Practices for Type One

A note before you start…

 

Don’t engage with all of these practices at once.  They are meant to be used one at a time, for a period of time.

 

After you have used one of them for a while, ask yourself:

  • What have I learned about myself by working with this particular path of development?

  • What changes to my behavior do I want to make as a result of working with this practice?

  • What impact will those changes have on my life?  On the lives of those around me?

 

Then, when you feel ready, move on to another path, and work with that one.

Finally, be sure to offer yourself plenty of compassion, acceptance, and forgiveness as you tread these paths.

Practice #1 – Your Inner Critic

Notice how the voice of your inner critic tends to dominate all the other voices in your head.  Over the course of a day or two, write down all the messages you hear…all of the “shoulds”, “wrongs”, “bads” and “negatives” directed at yourself.  What effect does all of that self-judgment have on you?  Now, take some time to counter in writing each of those statements with a positive statement about yourself that is equally or more true.  What we are trying to do here is objectively notice and acknowledge the voice of your Inner Critic, while at the same time enhancing the voice of your Inner Champion.  How does she weigh in on any given self-criticism?  Working with this process over time will help you hold the voice of your Inner Critic up to the light, eventually diminishing its control over you.  The voice of your Inner Critic wants you to believe you must be right, good, perfect, while the voice of your Inner Champion will lead you toward wholeness and integration.

 

Practice #2 – Judging Others

This exercise is similar to the one on your Inner Critic above, but this time you’ll turn your attention toward your judgements of others.  So again, over the course of a day or two, take notice of and write down all the times you can remember making a judgment about someone else – all the times others made “mistakes” or “errors”, or were otherwise “imperfect” by your standards.  What is the effect of all that judging on others on you?  On them?  Now take some time to defend in writing each of those instances of "unacceptable" behavior by others from their side.  Explore them, put them in context.  Our goal here is to begin to appreciate that the “mistakes”, “errors” and “imperfections” of others are, more often than not, simply differences.  And differences are OK.  Perhaps you might even take a moment to appreciate the differences!  Spend some time noticing what was “right” about your day, even “perfect”.  This practice helps develop the neural pathways that will be more inclined to notice the positive than the negative.  Extra credit: Deliberately make one little “mistake” every day or so, such as not making the bed or leaving the dishes in the sink overnight.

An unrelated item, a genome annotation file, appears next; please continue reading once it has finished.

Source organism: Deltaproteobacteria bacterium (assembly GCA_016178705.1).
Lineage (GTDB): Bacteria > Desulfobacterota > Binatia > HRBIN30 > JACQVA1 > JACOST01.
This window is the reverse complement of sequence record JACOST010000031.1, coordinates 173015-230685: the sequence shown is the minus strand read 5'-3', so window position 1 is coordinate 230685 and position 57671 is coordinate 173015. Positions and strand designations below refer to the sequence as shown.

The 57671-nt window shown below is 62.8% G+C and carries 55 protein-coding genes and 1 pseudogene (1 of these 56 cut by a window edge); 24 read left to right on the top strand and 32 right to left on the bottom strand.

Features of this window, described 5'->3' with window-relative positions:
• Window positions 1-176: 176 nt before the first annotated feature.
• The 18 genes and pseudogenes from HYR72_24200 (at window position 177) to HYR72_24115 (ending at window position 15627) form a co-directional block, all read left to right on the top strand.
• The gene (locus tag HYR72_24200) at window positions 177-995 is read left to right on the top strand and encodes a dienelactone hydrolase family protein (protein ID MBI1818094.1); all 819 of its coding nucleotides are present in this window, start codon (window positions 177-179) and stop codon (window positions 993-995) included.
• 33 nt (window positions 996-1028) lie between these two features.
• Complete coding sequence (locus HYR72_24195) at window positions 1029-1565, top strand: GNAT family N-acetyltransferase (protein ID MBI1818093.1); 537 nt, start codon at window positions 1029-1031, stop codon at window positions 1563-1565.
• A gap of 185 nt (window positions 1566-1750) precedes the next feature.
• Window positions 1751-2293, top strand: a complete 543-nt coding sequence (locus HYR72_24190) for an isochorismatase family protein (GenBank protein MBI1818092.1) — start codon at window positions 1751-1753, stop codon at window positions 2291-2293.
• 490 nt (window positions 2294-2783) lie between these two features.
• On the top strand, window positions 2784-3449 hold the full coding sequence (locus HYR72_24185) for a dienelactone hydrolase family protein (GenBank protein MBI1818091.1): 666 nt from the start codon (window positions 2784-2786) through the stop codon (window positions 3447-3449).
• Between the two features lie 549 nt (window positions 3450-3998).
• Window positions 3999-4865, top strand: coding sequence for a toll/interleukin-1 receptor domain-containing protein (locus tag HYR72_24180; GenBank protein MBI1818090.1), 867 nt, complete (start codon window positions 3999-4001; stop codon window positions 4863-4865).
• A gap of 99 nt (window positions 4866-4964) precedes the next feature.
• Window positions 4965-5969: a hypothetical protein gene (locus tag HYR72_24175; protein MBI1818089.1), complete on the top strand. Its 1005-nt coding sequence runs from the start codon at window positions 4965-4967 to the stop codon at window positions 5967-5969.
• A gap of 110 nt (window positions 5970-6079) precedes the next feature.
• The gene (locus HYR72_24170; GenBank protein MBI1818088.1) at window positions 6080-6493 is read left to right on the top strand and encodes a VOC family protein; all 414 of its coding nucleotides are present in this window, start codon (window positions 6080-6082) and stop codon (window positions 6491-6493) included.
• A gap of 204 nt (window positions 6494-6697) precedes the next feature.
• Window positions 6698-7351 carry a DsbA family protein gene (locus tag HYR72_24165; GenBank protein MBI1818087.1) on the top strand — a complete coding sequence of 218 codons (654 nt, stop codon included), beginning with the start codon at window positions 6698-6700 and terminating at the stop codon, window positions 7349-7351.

Practice #3 – Joy and Gratitude

Make a list of at least twenty (more is better!) things that bring you joy and try to schedule at least one of them each day.  These could be simple things such as buying fresh flowers for your home, to bigger things such as scheduling a fun afternoon with friends, or a much-needed vacation.  Keep adding to your list!  From time to time, give fun and “playing” precedence over “working”.  Extra credit:  Keep a Gratitude Journal and see if you can catch yourself scanning your world for things that are “right” versus things that are “wrong”.        

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If you are irritated by every rub,
how will you be polished?
                                        - Rumi

SOMATIC PRACTICE:

This is the restorative version of Reclining Bound Angle Pose or Reclining Goddess Pose (Supta Baddha Konasana)

Ones hold so much tension in their bodies, and can feel as if they are trying to hold up the world (like "Atlesse" in the Molly Peacock poem in Section Two).

1. Set up your props as shown in the photo.  (You can substitute a firm pillow for a block, and two folded blankets for a bolster.)

2. Sit at the base of the bolster with your bum resting against it.  Allow your knees to fall softly to the sides with the soles of your feet together.

3.  Recline gently back onto the bolster, making sure that your back and head are fully supported.

4. Let your arms fall softly to the sides to whatever position feels comfortable. 

5. Let gravity allow your shoulders to drift toward the earth, opening your chest.

6. Enjoy the pose for ten minutes or so.  You need do nothing but relax and let the world hold you up for a change.  :-) 

This a very soothing and heart-opening pose.  It should bring you a feeling of deep serenity - the "virtue" for a One.  (I enjoy putting on some soft music - like Snatam Kaur, and using an eye pillow.) 

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Photos courtesy of Yoga International